That being said, there are significant procedural and evidential differences when applying for an E-2 visa based on the purchase of an existing business or the start of a new business. Read more about the differences between buying an existing U.S. business and starting a new U.S. business.

Can a Canadian apply for an E-2 visa based on a contingent investment in a business?

The dilemma with the E-2 visa is whether to risk investing in a business without any assurances of getting the visa. You’re asking “why should you invest the money when there’s no guarantee of a visa?” However, the U.S. Consulate is asking “why should we give you a visa if you haven’t invested any money?” Spoiler alert: the Consulate wins.

Using an escrow account

The good news is that the Foreign Affairs Manual does allow for a purchase contingency for existing business E-2 applications. So if a Canadian citizen makes an offer to purchase a hair salon for $150,000 contingent on approval of the E-2 visa, and the buyer agrees, the funds can be put into an escrow account until a decision is made at the consulate interview. If the E-2 visa is approved, the escrow officer will be instructed to transfer the funds to the seller and title to the business will be transferred to the buyer. If the E-2 visa is denied, the escrow officer will be instructed to transfer the funds back to the buyer.

How long are E-2 visas valid for Canadian citizens?

Canadian citizens who are approved for E-2 visas are usually given a validity period of five (5) years. Furthermore, every time a Canadian citizen enters the U.S. in E-2 status, they will be admitted for up to two (2) years on that entry. At that time, they will have to depart and then re-enter at which time they will be admitted for another two (2) years.

For example: Johnny Canuck was approved for a five-year E-2 visa at the U.S. Consulate in Toronto on July 1, 2019. The E-2 visa stamp expires on July 1, 2024. Johnny enters the U.S. in E-2 status on August 1, 2019 and is allowed to remain until August 1, 2021 (2 years). However, Johnny goes home to Canada for Christmas and comes back to the U.S. on January 1, 2020. At that time, he will be admitted until January 1, 2022 (2 years).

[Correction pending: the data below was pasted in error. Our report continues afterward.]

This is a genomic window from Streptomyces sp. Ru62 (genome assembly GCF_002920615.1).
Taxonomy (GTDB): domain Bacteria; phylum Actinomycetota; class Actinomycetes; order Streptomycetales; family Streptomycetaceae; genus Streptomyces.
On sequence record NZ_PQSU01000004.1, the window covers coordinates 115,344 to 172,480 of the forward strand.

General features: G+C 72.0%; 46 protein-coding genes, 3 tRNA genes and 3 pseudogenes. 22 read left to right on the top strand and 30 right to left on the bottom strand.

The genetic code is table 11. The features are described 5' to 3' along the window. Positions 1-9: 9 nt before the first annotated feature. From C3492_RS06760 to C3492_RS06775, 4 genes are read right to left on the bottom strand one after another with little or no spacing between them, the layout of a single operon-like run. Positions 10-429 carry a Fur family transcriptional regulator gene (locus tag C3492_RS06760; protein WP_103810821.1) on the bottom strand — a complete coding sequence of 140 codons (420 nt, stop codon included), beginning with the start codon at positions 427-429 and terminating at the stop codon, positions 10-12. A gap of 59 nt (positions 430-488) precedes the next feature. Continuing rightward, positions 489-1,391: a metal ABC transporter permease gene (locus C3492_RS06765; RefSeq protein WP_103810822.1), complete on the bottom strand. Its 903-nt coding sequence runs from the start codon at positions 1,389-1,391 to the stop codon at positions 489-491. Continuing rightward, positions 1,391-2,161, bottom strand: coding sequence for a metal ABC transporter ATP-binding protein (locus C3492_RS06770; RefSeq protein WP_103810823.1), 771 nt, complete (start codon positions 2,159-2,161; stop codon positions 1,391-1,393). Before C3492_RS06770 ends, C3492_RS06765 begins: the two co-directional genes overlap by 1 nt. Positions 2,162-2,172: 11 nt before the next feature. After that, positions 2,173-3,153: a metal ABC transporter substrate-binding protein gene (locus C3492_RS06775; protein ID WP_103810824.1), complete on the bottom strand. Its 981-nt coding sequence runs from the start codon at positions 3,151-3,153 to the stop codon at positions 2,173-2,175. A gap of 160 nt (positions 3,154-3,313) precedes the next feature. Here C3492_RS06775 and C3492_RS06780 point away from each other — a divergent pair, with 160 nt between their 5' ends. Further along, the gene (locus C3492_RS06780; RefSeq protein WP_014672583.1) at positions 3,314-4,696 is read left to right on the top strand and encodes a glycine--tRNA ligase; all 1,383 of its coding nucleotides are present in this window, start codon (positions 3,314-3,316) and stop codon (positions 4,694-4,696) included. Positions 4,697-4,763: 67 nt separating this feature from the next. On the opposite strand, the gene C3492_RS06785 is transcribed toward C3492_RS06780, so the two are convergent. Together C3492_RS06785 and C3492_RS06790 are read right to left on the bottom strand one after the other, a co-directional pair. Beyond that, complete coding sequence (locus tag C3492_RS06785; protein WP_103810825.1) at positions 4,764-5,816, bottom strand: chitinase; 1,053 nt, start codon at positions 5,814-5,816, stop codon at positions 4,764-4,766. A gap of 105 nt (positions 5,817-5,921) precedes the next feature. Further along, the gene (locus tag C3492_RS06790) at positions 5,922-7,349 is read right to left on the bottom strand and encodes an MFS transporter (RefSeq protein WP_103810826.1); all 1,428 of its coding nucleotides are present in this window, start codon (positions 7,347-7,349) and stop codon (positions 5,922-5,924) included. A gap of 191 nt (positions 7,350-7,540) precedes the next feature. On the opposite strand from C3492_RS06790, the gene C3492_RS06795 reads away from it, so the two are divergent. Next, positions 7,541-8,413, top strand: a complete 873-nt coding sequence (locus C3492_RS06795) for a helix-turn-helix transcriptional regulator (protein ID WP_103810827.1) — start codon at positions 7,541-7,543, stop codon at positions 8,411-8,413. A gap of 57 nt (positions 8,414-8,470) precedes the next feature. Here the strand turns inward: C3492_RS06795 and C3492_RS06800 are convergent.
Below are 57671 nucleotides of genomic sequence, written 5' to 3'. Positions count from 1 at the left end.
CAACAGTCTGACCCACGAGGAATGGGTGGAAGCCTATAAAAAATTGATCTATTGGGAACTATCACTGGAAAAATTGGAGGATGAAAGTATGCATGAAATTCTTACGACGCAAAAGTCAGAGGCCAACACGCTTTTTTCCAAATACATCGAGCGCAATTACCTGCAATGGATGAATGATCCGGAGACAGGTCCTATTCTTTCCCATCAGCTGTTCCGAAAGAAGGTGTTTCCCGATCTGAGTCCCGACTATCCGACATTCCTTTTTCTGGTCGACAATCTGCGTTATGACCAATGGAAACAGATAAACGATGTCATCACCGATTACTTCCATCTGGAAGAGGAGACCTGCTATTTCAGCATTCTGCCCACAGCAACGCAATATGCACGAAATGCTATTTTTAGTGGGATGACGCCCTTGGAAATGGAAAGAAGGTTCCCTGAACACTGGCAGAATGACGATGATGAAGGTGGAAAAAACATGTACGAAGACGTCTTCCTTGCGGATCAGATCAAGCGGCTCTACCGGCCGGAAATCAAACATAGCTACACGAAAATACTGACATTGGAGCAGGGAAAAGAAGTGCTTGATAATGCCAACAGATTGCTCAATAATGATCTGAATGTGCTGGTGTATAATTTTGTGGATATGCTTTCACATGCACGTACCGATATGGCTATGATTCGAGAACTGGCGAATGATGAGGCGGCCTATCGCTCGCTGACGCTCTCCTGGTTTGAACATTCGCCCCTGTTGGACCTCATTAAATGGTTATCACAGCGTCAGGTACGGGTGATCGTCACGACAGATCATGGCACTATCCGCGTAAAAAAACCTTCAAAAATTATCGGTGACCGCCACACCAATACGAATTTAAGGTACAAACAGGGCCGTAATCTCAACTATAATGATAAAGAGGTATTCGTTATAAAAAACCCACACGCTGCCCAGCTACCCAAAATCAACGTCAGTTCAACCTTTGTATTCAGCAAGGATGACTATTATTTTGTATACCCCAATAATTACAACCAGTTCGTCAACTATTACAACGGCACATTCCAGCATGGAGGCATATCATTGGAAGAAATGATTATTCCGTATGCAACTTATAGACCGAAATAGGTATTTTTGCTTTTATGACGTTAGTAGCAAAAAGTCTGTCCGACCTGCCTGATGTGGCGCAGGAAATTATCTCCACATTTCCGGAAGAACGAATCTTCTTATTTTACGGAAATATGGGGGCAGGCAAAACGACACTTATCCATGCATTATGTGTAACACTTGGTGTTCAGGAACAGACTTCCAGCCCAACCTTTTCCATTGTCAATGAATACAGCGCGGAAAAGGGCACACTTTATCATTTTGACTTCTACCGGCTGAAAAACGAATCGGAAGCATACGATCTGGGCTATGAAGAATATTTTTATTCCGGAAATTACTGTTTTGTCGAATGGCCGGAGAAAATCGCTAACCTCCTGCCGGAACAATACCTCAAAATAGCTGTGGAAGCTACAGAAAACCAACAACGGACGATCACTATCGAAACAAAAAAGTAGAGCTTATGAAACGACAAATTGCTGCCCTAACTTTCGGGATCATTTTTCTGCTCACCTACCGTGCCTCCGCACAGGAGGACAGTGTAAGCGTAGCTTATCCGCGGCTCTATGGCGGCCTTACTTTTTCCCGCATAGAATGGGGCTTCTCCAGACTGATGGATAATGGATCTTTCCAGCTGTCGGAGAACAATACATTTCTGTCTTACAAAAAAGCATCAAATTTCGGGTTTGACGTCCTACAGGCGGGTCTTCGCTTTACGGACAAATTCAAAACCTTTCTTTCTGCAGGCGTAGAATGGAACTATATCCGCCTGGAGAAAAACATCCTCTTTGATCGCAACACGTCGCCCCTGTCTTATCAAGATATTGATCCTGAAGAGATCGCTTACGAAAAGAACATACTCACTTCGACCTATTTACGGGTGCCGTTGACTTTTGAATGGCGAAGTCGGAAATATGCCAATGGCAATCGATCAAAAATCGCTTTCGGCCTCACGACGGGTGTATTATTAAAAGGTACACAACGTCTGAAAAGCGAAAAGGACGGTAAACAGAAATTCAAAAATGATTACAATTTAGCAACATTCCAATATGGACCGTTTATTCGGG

Now let’s imagine that Johnny is approaching the end of his 5-year visa which expires on July 1, 2024. He goes back to Canada for a visit on March 1, 2024 and re-enters on April 1, 2024. Even though he only has three months left on his E-2 visa, he will still be admitted to the U.S. for two years – meaning he can stay until April 1, 2026. You may be asking why he can stay in the U.S. beyond his visa expiration of July 2, 2024. The reason is that the visa stamp expiration is different than his I-94 record. When he enters the U.S., his maximum stay is dictated by his I-94 record. When he is outside the U.S., his entry is dictated by the expiration on his visa stamp. So long as he enters before the visa stamp expires, he will get a full two years.

E-2 visas for Canadian employees

If a U.S. company is at least 50% Canadian-owned, you may be able to send Canadian employees to work for the U.S. company under E-2 visas as executives, managers, supervisors or employees with essential skills.

E-2 visas for Canadian spouses and children

Spouses and children under 21 of E-2 investors or employees may accompany the principal applicant. Children are permitted to attend school in the United States. Spouses and children of primary E-2 investors or employees do not need to be Canadian citizens. So long as the principal applicant is Canadian, dependents can be citizens of other countries.

Can a Canadian E-2 spouse apply for employment authorization?

Yes – spouses of E-2 investors are entitled to employment authorization – meaning that they can seek employment anywhere in the United States without restrictions or limitations.

Can a Canadian E-2 visa holder travel outside of the United States?

Yes – all E-2 holders are permitted to travel outside of the United States at any time during the validity period of their visa.

Can a Canadian E-2 visa holder work for another company or employer?

E-2 investors and employees may only perform work for the E-2 company that they were approved under. Spouses of E-2 investors and employees with valid employment authorization cards may work for any employer.

Can a Canadian Permanent Resident apply for an E-2 visa?

E-2 visa eligibility is based on an applicant’s country of citizenship – not residency. So Canadian permanent residents or landed immigrants are only eligible to apply for an E-2 visa if they are a citizen of an E-2 treaty country. For example, a Canadian permanent resident who is an Australian citizen is eligible to apply for an E-2 visa because Australia is a treaty country to the U.S. However, a Canadian permanent resident who is an Indian citizen cannot apply for an E-2 visa because India is not a treaty country to the U.S.

Starting or buying a business during the CoronaVirus COVID-19 pandemic

A lot of Canadians have thought about starting a business during COVID-19.  While each person’s reasons for doing so may vary, there is a general consensus that it is a good idea to start a business when the economy isn’t strong.  There are a lot of advantages for this, including lower commercial rental rates, a stronger pool of applicants from which to hire, and lower business loan interest rates.